From the above statements made by Sarawakian politicians, perhaps it is safe to conclude that Sarawak will be looking at two scenarios after August 1. The first is that the Sarawak elections will be held within 60 days after August 1, as advocated by Abdul Karim, who is also the Tourism, Arts, Culture, Youth and Sports Minister. The second scenario is that Sarawak DUN’s term will be extended indefinitely following the intervention of the King and the State Governor to postpone the elections until a time it is deemed safe to be held.
If the second scenario is chosen after August 1, then further questions may be asked such as what kind of figures are we looking at, to consider it ‘safe’ for Sarawak to hold elections?
So far, scientists across the world are still unable to provide an effective solution to halt the spread of the Delta variant and if the number of new infections continues to persist at more than 300 per day in Sarawak for another year or more, does it mean that the existing Sarawak government will continue to operate as it is now, where every now and then, the issue of its legitimacy and mandate is questioned?
As of now, due to the unprecedented development of events, it is even unclear if the present Sarawak government is a caretaker government or an elected government.
Sarawak is not the only territory to be caught in the dilemma of “to hold or not to hold election”. According to the International Institute for Democracy and Electoral Assistance (Idea), election postponement is a global phenomenon where between Jan 1 to July 21, 2021, at least 78 countries and territories have decided to postpone elections and referendums due to Covid-19, out of which, 41 of them are still maintaining status quo.
Idea’s statistics also show that at least 128 countries and territories have decided to hold elections despite concerns related to Covid-19, out of which at least 107 have managed to do so.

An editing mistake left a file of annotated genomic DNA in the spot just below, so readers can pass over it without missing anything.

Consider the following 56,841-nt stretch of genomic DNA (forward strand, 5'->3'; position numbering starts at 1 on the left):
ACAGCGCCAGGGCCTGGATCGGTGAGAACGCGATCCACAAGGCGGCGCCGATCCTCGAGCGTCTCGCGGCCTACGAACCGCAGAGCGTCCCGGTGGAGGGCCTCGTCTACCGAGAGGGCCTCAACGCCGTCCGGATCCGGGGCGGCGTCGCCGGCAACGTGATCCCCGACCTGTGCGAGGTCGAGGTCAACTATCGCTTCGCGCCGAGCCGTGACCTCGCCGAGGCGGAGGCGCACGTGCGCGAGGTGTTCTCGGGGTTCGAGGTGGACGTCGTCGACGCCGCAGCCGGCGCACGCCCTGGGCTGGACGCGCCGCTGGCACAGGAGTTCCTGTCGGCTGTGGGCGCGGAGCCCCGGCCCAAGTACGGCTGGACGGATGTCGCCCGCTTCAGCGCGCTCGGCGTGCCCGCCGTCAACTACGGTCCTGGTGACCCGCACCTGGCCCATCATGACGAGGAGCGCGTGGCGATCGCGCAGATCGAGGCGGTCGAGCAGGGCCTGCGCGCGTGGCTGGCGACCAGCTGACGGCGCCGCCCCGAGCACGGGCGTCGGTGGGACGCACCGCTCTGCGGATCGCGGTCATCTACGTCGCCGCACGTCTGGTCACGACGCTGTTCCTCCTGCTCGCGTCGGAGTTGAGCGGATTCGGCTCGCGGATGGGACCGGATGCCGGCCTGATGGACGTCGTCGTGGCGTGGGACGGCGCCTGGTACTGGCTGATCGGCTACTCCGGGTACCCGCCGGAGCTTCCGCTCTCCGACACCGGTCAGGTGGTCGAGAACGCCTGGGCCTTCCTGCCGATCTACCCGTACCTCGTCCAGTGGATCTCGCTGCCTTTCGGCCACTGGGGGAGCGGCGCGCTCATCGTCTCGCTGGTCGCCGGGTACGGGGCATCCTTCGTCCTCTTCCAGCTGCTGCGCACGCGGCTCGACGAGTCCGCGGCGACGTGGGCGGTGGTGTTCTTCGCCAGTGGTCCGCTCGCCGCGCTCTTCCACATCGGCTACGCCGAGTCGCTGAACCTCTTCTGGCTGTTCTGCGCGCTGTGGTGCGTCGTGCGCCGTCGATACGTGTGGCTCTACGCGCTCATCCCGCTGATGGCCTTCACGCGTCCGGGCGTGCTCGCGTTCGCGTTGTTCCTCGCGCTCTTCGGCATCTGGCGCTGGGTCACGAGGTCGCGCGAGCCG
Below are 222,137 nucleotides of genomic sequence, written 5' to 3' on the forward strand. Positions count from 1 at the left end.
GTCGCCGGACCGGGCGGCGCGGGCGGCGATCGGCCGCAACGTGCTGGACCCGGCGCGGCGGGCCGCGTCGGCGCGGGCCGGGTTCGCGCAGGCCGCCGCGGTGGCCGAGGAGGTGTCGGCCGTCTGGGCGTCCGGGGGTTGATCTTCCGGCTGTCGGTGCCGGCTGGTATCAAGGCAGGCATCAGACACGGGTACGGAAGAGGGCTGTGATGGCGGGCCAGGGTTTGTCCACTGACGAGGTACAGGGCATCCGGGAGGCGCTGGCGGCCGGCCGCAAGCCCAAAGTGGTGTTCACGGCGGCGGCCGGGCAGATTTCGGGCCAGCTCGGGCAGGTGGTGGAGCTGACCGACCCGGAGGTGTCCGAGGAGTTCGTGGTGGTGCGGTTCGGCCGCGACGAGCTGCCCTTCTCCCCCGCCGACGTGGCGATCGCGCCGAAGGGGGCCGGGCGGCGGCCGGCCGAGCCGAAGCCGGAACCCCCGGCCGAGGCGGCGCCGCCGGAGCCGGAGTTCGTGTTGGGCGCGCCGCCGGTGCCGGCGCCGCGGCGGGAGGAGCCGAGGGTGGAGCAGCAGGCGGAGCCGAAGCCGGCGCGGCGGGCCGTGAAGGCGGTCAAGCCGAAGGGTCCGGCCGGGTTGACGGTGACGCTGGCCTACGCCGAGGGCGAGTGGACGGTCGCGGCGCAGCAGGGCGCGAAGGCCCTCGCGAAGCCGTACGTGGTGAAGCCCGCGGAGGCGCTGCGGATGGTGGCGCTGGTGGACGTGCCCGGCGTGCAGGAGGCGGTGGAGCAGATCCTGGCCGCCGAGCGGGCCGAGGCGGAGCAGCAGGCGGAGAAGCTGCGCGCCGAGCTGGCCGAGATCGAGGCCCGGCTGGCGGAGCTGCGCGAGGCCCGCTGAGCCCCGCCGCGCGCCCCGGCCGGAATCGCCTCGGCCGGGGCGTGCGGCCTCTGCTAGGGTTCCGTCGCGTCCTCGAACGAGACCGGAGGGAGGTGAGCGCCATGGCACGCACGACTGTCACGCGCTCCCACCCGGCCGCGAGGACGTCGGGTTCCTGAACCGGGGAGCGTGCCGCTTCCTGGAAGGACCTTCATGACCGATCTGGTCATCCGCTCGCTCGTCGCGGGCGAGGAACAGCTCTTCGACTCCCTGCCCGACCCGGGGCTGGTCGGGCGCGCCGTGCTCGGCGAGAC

It is common understanding that Covid-19 is here to stay. It will become a fixed part of our lives, whether we like it or not. If the Sarawak elections can only be held after the threat of Covid-19 is over, then it will be a long wait or a condition which will never be fulfilled.
One way or the other, Sarawak will have to hold State polls. To make it possible, the Sarawak government has upheld its role by pushing for the immunisation of all eligible Sarawakians where considerable success has been achieved as evidential by a more than 80 per cent vaccination rate for first dose and over 50 per cent rate for second dose. There is no doubt that Sarawak’s vaccination rate will be high enough to allow the State elections to be held after August 1, the question now is whether the EC can present an effective election SOP that will allow Sarawakians to vote safely.
Predictions on when the Sarawak election will be held has been in the media spotlight since 2018 and Covid-19 has been a critical issue in Malaysia since 2019. There has been plenty of time for the EC to observe, study and produce a fair and effective election SOP to allow elections to be held amid the threat of a pandemic. It would be a shame and utterly unacceptable if by now, the EC is still unable to formulate an election SOP for Sarawakians to cast their votes. — DayakDaily